A CONVICTED paedophile who abducted two Burnley children as they played out and tried to befriend other youngsters in the same area has been jailed for two years and eight months.
Ex-holiday park worker Patrick Blackie (26) enticed the two eight-year-olds – a boy and a girl – back to his house with a puppy, sweets, talk of his pet fish and an invitation to play on his Xbox and watch football on television.
Once there, he cooked them chicken nuggets and pizza and let them go upstairs.
The youngsters were missing for about three hours and their mothers had been frantically searching the area for them, Burnley Crown Court heard.
The children were not said to have been molested and Blackie, who police say had also befriended other children in the Padiham Road area, insisted he had not been sexually motivated and trying to groom the pair.
But a judge said it was reasonable to conclude he intended some form of sexual behaviour or sexual gratification.
The defendant was then already on the sex offenders’ register for 10 years, along with his twin brother James. Both had earlier been sent to jail for unconnected child porn offences.
Patrick Blackie was locked up for 15 months in January last year, after committing a sex act in front of a little boy and having 20 indecent pictures of children on his computer. The defendant, who had been living in Windsor Street, Burnley, when he took the children, admitted two charges of child abduction, on May 28th.
He was ordered to sign the sex offenders’ register for life and was also given a lifelong sexual offences prevention order. Under the order, he is banned from having any unsupervised contact with youngsters under 16 and must not allow any children into his home.
Mr David Macro (prosecuting) said the two victims, who were friends, were climbing a wall around 6 p.m. when the defendant approached them. He had a dog with him and asked them if they wanted to go to his house to play on the Xbox and watch the football. At first they refused but then agreed and went with him.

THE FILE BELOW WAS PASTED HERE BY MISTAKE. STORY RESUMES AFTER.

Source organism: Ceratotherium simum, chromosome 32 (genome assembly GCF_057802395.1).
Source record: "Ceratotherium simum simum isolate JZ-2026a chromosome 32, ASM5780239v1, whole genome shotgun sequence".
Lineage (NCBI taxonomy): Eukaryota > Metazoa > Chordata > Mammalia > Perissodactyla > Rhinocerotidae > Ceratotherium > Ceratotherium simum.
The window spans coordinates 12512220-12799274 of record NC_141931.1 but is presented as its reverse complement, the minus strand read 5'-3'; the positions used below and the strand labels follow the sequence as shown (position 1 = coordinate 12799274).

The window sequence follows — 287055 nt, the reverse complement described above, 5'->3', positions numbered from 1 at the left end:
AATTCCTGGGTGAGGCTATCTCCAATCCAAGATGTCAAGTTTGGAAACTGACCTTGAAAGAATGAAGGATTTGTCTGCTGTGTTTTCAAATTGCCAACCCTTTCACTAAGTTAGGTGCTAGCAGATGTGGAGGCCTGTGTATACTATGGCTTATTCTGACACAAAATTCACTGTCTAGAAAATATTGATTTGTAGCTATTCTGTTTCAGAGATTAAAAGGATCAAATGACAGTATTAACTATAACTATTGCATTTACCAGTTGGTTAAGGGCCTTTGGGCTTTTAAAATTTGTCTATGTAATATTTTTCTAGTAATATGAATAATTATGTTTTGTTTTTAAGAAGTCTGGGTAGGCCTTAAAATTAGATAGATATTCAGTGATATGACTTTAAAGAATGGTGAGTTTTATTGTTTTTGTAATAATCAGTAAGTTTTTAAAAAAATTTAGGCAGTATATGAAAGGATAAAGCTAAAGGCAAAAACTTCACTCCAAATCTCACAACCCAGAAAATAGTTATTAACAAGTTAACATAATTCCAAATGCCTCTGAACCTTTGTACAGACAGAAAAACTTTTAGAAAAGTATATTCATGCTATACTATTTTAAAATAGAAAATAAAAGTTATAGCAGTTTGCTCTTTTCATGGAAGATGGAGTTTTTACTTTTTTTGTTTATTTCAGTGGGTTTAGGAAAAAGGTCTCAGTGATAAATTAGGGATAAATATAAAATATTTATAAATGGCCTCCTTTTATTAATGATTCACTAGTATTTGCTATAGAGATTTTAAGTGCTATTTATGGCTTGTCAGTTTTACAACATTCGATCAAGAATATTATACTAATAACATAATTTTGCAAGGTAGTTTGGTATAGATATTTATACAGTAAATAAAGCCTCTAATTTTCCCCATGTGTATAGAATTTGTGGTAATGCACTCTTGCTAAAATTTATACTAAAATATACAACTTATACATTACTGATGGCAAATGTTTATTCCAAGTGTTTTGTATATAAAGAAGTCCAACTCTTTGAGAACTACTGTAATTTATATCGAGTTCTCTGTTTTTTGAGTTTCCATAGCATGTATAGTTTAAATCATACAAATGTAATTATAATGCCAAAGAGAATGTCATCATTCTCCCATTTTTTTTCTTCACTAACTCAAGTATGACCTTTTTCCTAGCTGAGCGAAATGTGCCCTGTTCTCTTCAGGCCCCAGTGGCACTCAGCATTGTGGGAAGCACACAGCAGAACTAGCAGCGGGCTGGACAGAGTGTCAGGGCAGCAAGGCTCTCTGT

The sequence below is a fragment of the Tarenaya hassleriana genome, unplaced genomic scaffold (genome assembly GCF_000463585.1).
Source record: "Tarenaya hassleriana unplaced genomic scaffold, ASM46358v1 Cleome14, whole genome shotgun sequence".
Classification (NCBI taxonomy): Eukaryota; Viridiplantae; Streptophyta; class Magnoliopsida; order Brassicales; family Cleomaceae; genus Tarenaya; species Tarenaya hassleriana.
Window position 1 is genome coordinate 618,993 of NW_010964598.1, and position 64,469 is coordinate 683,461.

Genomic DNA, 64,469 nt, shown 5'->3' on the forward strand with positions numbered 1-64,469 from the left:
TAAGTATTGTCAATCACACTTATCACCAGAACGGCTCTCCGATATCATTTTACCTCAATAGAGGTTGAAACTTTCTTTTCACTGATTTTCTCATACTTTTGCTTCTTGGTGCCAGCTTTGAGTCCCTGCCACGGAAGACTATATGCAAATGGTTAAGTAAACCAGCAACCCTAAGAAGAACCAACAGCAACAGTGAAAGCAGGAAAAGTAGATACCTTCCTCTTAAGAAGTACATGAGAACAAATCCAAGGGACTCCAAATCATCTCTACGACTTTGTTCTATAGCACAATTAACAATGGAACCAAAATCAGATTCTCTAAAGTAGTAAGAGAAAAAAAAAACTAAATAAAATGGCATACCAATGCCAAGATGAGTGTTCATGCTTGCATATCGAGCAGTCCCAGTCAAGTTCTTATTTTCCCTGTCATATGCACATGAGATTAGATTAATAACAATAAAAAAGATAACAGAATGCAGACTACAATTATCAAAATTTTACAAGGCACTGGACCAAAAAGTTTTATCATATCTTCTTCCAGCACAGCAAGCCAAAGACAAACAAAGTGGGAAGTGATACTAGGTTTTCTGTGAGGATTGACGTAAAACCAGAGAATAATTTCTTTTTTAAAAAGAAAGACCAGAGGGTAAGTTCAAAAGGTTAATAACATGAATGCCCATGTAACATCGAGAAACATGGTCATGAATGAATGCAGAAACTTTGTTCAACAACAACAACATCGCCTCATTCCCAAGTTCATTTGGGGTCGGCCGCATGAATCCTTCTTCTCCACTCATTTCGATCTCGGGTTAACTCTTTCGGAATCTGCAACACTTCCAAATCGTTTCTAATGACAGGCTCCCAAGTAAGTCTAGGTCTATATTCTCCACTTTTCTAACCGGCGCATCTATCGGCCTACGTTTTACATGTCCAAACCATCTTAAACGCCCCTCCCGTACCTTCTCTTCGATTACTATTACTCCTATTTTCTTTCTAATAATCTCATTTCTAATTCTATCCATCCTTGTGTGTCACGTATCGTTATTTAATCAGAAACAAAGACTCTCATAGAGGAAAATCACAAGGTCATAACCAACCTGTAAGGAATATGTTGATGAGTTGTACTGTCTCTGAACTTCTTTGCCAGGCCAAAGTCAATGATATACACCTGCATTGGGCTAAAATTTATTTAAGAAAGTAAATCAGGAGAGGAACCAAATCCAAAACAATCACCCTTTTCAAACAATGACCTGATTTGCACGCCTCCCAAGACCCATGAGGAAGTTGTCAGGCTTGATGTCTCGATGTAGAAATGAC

On the way, he told them about his pet fish and that his name was Patrick. Blackie stopped at a shop and bought some sweets. At his house the victims sat on a sofa in the living room while the defendant tried to mend his Xbox.
They listened to music and Blackie made them some food. The children then watched football and the defendant offered them sweets. Eventually, the girl pretended she could hear her mother’s voice and told Blackie they had to go. He told them they could visit him any time.
Mr Macro said that around 9-15 p.m. the children’s mothers, who had been looking in parks and subways for them, saw them walking home. The defendant was arrested the day after and said he had come out of prison in April last year, was on probation until September 21st and had not done any sex offenders’ treatment.
He claimed the eight-year-olds had just come along with him to his home and he had not particularly invited them. Blackie said he had not been grooming the children for sex.
The prosecutor said police spoke to a number of parents in the area and were told he had befriended other children who had also been to his house.
The sentencing hearing in January last year, for Blackie’s earlier offences, had been told how the defendant was caught out over the sex act in front of the little boy years later, after he sent drunken texts to a friend. He had sent a young woman messages claiming he had had sexual contact with four young boys who lived in Blackburn.
Months earlier, Blackie, formerly of Great Harwood, was said to have emailed a former fellow college student, telling him he liked children and had had a relationship with an eight-year-old girl.
Police seized a computer Blackie used and on it were indecent photos of boys, one of them a video clip at level four – next to the most serious level.
Mr James Heyworth (defending) said he did not have an extensive history of sexual offending. He said he could have exploited the opportunity to have sexual contact with the children, but did not.
Sentencing Blackie, who had been on remand 121 days, Judge Beverly Lunt said there was insufficient evidence to say he was a dangerous offender in law. She told the defendant: “You did not cause any ham to these children. However, there must be a substantial sentence of imprisonment and you know it.”